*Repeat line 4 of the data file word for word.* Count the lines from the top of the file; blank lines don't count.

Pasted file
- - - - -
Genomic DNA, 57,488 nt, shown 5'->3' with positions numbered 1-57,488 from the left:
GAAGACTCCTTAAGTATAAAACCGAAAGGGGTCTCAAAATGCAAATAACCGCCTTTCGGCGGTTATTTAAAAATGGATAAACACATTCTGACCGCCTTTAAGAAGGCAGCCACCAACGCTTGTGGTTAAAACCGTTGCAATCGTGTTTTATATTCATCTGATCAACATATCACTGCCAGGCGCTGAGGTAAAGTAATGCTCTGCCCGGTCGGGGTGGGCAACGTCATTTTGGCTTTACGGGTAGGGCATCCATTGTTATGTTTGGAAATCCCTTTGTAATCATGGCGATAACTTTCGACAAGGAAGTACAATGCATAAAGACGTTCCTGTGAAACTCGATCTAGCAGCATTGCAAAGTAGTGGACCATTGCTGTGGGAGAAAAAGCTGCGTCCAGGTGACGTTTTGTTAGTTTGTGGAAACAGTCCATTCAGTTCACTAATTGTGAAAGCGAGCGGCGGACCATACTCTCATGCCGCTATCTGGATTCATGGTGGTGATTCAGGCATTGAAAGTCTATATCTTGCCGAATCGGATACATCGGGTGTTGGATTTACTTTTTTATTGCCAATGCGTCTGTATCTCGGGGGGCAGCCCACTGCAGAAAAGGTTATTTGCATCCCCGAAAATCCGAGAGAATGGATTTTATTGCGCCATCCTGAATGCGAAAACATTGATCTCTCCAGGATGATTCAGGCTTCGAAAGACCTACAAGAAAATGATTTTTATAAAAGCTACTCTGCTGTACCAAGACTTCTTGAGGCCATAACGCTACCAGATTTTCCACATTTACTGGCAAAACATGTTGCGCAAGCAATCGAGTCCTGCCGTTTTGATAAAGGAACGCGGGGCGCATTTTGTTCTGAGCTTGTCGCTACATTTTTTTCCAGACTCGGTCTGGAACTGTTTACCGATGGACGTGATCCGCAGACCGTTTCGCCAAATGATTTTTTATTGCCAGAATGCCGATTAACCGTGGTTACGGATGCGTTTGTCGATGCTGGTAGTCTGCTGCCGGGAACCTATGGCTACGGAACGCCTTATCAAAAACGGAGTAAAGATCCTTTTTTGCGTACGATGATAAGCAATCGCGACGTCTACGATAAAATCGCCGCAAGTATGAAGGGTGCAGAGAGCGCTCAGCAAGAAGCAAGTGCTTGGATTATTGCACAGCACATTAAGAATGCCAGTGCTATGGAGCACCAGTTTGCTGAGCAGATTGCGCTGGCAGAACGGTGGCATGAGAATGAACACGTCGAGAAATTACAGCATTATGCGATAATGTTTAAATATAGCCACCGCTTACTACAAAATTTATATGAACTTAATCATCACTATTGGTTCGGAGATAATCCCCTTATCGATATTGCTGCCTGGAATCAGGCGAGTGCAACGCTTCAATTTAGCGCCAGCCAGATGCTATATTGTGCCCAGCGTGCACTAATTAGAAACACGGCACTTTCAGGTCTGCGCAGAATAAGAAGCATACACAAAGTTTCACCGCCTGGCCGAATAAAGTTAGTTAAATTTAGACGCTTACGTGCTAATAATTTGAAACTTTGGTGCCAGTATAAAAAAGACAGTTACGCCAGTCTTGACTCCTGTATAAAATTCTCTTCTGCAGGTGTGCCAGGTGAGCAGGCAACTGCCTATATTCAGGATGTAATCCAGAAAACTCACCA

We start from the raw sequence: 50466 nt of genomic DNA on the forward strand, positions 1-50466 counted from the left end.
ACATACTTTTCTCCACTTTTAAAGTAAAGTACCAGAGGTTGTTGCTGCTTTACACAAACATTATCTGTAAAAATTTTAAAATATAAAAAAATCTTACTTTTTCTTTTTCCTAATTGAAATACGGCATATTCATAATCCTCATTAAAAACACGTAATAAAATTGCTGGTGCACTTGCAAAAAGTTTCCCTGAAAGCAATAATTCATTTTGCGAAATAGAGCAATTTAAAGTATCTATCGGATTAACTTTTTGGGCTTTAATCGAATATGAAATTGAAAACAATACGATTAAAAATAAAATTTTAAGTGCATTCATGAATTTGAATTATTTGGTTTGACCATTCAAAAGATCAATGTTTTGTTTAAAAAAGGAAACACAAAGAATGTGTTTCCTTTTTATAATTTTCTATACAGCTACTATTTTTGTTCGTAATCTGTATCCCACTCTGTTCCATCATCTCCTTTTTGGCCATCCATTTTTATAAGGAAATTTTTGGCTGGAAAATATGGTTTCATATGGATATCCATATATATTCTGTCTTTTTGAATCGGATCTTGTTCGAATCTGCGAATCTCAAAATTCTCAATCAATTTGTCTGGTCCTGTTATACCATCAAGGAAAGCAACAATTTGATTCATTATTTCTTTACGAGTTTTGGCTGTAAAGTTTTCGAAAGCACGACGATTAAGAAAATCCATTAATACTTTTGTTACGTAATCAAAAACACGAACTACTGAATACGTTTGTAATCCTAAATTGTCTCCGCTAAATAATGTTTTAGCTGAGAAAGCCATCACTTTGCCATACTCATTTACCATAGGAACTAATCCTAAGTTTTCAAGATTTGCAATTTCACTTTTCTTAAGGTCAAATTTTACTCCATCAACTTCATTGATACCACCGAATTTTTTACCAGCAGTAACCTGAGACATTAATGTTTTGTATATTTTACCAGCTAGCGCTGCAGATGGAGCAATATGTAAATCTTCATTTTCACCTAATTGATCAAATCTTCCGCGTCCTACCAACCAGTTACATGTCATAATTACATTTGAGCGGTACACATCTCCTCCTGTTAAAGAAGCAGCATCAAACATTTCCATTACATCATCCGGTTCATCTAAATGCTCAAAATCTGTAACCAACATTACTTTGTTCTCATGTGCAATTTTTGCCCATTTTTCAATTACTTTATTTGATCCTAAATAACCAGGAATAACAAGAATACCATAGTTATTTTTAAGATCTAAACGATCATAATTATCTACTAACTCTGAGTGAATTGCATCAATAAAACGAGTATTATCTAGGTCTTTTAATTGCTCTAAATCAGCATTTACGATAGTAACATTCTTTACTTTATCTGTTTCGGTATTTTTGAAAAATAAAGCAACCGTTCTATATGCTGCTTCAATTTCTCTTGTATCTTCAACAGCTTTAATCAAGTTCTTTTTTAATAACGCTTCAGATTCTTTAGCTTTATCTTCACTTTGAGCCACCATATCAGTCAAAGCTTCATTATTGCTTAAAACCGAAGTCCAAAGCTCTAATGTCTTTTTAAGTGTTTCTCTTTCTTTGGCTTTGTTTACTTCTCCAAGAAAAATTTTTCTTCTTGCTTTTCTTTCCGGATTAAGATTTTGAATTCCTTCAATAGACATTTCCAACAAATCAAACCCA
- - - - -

ACATACTTTTCTCCACTTTTAAAGTAAAGTACCAGAGGTTGTTGCTGCTTTACACAAACATTATCTGTAAAAATTTTAAAATATAAAAAAATCTTACTTTTTCTTTTTCCTAATTGAAATACGGCATATTCATAATCCTCATTAAAAACACGTAATAAAATTGCTGGTGCACTTGCAAAAAGTTTCCCTGAAAGCAATAATTCATTTTGCGAAATAGAGCAATTTAAAGTATCTATCGGATTAACTTTTTGGGCTTTAATCGAATATGAAATTGAAAACAATACGATTAAAAATAAAATTTTAAGTGCATTCATGAATTTGAATTATTTGGTTTGACCATTCAAAAGATCAATGTTTTGTTTAAAAAAGGAAACACAAAGAATGTGTTTCCTTTTTATAATTTTCTATACAGCTACTATTTTTGTTCGTAATCTGTATCCCACTCTGTTCCATCATCTCCTTTTTGGCCATCCATTTTTATAAGGAAATTTTTGGCTGGAAAATATGGTTTCATATGGATATCCATATATATTCTGTCTTTTTGAATCGGATCTTGTTCGAATCTGCGAATCTCAAAATTCTCAATCAATTTGTCTGGTCCTGTTATACCATCAAGGAAAGCAACAATTTGATTCATTATTTCTTTACGAGTTTTGGCTGTAAAGTTTTCGAAAGCACGACGATTAAGAAAATCCATTAATACTTTTGTTACGTAATCAAAAACACGAACTACTGAATACGTTTGTAATCCTAAATTGTCTCCGCTAAATAATGTTTTAGCTGAGAAAGCCATCACTTTGCCATACTCATTTACCATAGGAACTAATCCTAAGTTTTCAAGATTTGCAATTTCACTTTTCTTAAGGTCAAATTTTACTCCATCAACTTCATTGATACCACCGAATTTTTTACCAGCAGTAACCTGAGACATTAATGTTTTGTATATTTTACCAGCTAGCGCTGCAGATGGAGCAATATGTAAATCTTCATTTTCACCTAATTGATCAAATCTTCCGCGTCCTACCAACCAGTTACATGTCATAATTACATTTGAGCGGTACACATCTCCTCCTGTTAAAGAAGCAGCATCAAACATTTCCATTACATCATCCGGTTCATCTAAATGCTCAAAATCTGTAACCAACATTACTTTGTTCTCATGTGCAATTTTTGCCCATTTTTCAATTACTTTATTTGATCCTAAATAACCAGGAATAACAAGAATACCATAGTTATTTTTAAGATCTAAACGATCATAATTATCTACTAACTCTGAGTGAATTGCATCAATAAAACGAGTATTATCTAGGTCTTTTAATTGCTCTAAATCAGCATTTACGATAGTAACATTCTTTACTTTATCTGTTTCGGTATTTTTGAAAAATAAAGCAACCGTTCTATATGCTGCTTCAATTTCTCTTGTATCTTCAACAGCTTTAATCAAGTTCTTTTTTAATAACGCTTCAGATTCTTTAGCTTTATCTTCACTTTGAGCCACCATATCAGTCAAAGCTTCATTATTGCTTAAAACCGAAGTCCAAAGCTCTAATGTCTTTTTAAGTGTTTCTCTTTCTTTGGCTTTGTTTACTTCTCCAAGAAAAATTTTTCTTCTTGCTTTTCTTTCCGGATTAAGATTTTGAATTCCTTCAATAGACATTTCCAACAAATCAAACCCA